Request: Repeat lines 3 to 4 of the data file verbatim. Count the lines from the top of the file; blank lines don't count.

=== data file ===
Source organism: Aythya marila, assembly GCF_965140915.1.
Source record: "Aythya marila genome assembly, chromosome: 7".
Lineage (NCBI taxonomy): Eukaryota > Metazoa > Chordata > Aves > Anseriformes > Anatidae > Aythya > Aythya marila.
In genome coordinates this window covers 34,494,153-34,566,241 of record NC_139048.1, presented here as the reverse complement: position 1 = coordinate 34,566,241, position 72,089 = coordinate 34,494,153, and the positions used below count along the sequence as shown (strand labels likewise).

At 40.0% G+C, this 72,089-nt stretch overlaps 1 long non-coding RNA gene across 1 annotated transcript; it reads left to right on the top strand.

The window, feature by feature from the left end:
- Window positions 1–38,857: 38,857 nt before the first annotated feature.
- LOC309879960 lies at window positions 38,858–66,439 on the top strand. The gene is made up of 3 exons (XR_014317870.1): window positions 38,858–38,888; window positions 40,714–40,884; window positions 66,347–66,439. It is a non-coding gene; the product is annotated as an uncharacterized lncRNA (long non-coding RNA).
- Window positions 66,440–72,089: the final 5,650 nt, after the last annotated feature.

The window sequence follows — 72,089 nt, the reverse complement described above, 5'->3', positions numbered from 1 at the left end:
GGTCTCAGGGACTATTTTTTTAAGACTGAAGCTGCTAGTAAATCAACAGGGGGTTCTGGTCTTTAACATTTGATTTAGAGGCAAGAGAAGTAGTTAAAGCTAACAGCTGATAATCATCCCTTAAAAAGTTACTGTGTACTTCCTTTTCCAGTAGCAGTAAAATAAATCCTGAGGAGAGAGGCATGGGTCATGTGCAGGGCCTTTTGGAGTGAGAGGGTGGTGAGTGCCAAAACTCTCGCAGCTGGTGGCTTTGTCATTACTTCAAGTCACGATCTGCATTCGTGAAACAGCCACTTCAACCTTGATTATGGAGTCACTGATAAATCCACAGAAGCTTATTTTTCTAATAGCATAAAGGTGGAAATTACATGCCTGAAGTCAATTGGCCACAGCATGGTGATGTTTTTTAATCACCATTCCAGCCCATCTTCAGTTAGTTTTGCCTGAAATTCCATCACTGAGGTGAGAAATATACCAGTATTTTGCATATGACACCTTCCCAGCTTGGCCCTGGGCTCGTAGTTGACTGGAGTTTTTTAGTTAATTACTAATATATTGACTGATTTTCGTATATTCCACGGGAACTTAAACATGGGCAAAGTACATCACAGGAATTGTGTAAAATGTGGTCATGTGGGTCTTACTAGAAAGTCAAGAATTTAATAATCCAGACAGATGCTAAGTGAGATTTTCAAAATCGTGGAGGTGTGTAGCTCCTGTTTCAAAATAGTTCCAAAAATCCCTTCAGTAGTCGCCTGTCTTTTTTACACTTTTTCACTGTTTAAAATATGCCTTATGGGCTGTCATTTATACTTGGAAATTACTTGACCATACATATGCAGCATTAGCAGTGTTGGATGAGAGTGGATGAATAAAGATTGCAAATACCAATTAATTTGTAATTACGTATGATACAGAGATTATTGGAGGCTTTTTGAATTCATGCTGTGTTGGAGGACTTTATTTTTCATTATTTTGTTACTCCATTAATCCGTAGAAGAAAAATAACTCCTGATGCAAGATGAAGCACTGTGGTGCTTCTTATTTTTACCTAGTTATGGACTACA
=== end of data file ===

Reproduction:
Lineage (NCBI taxonomy): Eukaryota > Metazoa > Chordata > Aves > Anseriformes > Anatidae > Aythya > Aythya marila.
In genome coordinates this window covers 34,494,153-34,566,241 of record NC_139048.1, presented here as the reverse complement: position 1 = coordinate 34,566,241, position 72,089 = coordinate 34,494,153, and the positions used below count along the sequence as shown (strand labels likewise).